I went to a business meeting at a client's offices in West London last week, and parked opposite their building in a multi-storey car park that I've used on and off for years, on the odd occasion that the client's car park is full.
I decided to park on the roof level, and to get there you drive up steep, but straight, narrow ramps, which have then have tight 90 degree corners - 4 corners and straight sections for each floor you're climbing up; rather than a constant radius circular ramp like you get in the car parks at Heathrow, for example.
When I first started using that car park I had a Rover 600 turbo (petrol) and, because the walls lining the ramps are only a metre high and you can therefore see that the ramps are devoid of any other traffic, I used to drive upwards pretty darn fast. I'd floor the accelerator on the short, steep straight section, twirl the steering wheel with the ball of one hand and wind on full lock when I got to the 90 degree turns, and wind off all the lock in an instant the same way before accelerating up the next ramp. All good fun. Coming downwards when leaving was even more fun. Again I'd rapidly wind on full lock by twirling the wheel with ball of my hand (none of this push-pull two handed malarkey for me - I'm neither a learner or a police driver), but instead of winding the lock off by hand, mid corner I'd let go of the steering wheel, prod the accelerator and the forward motion of the car would take all the steering lock off for me, and I'd smoothly take hold of the wheel again just as the tyres straightened up. A bit like you see Clive Owen do in Guy Ritchies BMW advert/film, except he does it in an M5 while oversteering through a corner.
Later, I had a V6 Omega, and although not as agile as the 600, due to its larger size, and not as fast due to less torque, it was still good fun to boot it up and down the ramps, and negotiate the tight bends at speed.
This trip was my first time in the car park in the Signum, having managed to park in the client's car park in my recent trips. Enter the multi-storey, onto the first ramp, wind on full lock for the first 90 degree corner and OH MY GOD I almost went smack into the shiney Armco barriers lining the walls of the ramps and corners. WTF? how did I get that so wrong. I eased the car back a few feet and took the corner at walking speed, and it just managed to negotiate the corner without hitting anything. Up the next ramp, same thing again - take the corner really slowly and I was so close to hitting the Armco. Three levels of this - 12 corners (don't ask why I didn't give up and park on a lower level, I don't know either) and I was starting to lose my nerve a little; the walls lining the ramps seemed to be getting narrower and narrower, and I was getting more and more worried that the Siggy would get stuck diagonally on a tight corner, unable to squeeze past the Armco at the front and unable to go back down in reverse through such tight corners. Believe you me, The Jezzy doesn't do "unnerved", so it was a new experience for me.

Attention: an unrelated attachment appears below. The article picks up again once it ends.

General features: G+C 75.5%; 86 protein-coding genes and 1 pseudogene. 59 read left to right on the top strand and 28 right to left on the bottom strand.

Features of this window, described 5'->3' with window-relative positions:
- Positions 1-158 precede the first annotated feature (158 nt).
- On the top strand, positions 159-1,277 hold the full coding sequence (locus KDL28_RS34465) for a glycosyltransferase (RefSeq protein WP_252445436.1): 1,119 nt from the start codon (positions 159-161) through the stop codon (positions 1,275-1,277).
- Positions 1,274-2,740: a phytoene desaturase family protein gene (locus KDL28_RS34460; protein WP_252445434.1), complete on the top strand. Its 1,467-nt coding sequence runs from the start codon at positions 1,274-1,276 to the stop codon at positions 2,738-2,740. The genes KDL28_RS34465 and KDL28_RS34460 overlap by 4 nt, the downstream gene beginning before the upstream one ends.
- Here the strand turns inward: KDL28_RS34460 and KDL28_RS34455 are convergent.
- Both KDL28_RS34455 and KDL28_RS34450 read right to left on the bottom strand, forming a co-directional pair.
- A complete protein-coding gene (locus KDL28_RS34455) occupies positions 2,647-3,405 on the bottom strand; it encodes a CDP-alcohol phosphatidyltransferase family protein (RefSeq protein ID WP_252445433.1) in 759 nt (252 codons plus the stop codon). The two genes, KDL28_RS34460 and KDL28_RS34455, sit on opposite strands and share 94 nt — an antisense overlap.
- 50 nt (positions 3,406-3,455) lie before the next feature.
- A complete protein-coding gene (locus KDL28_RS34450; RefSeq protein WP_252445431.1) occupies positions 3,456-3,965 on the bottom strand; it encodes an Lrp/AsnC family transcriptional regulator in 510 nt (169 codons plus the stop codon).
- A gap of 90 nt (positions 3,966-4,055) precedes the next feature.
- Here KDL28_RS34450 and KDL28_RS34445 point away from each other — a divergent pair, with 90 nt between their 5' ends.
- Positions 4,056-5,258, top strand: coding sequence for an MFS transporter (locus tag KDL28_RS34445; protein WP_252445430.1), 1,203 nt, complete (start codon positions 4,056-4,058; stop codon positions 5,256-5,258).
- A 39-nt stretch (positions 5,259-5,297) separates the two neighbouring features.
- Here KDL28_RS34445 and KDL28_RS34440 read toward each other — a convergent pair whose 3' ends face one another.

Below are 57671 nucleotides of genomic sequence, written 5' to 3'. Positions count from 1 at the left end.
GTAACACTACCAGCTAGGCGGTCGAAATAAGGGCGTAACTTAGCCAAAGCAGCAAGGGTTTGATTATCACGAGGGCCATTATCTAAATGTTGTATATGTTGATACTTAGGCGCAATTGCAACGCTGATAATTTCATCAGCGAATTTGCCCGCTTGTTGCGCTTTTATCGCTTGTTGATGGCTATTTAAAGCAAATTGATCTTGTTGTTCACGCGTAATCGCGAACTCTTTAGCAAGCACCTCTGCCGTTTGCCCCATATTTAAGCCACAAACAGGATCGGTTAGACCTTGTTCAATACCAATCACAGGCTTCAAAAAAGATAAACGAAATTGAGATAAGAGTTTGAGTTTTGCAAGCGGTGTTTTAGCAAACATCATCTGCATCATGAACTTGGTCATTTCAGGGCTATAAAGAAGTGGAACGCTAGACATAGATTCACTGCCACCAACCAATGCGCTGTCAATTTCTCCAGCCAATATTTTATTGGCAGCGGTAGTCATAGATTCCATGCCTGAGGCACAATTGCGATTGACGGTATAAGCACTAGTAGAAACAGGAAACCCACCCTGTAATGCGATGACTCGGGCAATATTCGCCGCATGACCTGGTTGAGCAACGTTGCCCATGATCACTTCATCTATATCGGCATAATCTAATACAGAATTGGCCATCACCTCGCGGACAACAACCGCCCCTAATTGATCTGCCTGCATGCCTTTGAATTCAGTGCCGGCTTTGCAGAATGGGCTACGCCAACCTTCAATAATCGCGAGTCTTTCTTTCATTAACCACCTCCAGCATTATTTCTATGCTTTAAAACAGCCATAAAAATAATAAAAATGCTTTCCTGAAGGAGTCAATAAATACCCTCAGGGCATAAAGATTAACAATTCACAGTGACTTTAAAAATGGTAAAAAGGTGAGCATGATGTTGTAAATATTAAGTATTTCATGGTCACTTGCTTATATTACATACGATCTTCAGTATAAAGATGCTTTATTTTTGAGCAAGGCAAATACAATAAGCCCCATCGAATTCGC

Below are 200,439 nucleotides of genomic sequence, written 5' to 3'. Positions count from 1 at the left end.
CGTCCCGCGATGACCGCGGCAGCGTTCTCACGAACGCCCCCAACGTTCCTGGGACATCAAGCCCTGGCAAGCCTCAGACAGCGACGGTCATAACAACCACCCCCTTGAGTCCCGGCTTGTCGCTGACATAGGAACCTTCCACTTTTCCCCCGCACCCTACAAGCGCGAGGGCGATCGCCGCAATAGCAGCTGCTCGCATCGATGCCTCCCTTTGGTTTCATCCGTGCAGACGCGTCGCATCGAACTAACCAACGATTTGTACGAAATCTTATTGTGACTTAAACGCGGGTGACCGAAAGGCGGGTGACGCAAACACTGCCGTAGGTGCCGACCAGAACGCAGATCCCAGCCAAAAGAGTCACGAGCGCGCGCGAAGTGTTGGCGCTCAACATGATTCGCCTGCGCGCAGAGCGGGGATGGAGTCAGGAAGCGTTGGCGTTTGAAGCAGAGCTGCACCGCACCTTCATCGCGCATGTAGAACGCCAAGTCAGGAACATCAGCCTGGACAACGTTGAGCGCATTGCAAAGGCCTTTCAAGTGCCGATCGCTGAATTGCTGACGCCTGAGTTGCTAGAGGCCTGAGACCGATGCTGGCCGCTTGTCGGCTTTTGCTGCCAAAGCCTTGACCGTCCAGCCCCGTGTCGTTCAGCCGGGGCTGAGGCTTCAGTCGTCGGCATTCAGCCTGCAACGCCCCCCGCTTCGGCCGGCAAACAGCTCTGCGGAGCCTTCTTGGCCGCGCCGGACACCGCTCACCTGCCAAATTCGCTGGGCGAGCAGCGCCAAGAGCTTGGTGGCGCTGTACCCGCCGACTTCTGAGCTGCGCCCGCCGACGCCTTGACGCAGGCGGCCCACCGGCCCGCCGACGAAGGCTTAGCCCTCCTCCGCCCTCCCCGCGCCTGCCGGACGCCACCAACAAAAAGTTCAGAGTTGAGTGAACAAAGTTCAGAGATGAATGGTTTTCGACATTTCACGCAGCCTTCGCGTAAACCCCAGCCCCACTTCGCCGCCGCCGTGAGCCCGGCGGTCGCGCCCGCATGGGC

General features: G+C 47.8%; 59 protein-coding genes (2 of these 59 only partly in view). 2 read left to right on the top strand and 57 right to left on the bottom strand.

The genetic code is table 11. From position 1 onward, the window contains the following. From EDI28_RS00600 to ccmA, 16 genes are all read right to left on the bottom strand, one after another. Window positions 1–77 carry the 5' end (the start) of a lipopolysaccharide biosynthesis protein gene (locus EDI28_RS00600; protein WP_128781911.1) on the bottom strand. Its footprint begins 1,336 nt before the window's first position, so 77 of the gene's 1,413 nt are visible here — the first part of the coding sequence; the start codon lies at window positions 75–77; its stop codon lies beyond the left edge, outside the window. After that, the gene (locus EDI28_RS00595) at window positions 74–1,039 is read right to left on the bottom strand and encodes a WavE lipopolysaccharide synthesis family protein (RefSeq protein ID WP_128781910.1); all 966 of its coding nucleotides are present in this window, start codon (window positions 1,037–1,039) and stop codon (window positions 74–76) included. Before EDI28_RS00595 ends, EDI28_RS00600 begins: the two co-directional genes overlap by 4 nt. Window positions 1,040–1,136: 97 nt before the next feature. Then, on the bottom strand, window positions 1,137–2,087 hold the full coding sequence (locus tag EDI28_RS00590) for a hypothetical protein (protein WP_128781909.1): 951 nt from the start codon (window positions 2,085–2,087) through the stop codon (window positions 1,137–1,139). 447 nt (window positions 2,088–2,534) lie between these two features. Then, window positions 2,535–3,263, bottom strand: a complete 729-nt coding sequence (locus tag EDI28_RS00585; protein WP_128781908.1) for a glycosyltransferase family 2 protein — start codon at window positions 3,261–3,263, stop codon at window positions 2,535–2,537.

I finally got to the roof level, parked up and went to the meeting across the road. When I got back, getting down was also no fun compared to how it used to be, each corner having to be taken at walking speed - no letting go of the wheel and letting it straighten up by itself, that was for sure. All the while I was trying to work out what had changed. The Signum isn't as big as an Omega, so why was it struggling? Maybe it was because of the long wheelbase - the car pivots about a point somewhere between the front and rear wheels, so the overhangs aren't such an issue - it had to be because I was in a long-wheelbased car, surely? But is the Signum's wheelbase longer than an Omega's I wondered, even if the Siggy is shorter overall.
Then it hit me - the answer, that is, not the barriers. The Armco was shiny and new, and that should have given me the answer immediately - the Armco had never been there on my previous visits, it was just the concrete wall stopping you from going over the edge into the street below. The Armco was about 4" in depth, and mounted about a foot in from the wall, on both sides of the ramps, so in total the space to drive up had decreased by about two foot, so no wonder it was now a total PITA to drive up or down. Problem solved - I'm not losing "it" yet, not for another 20 years anyway....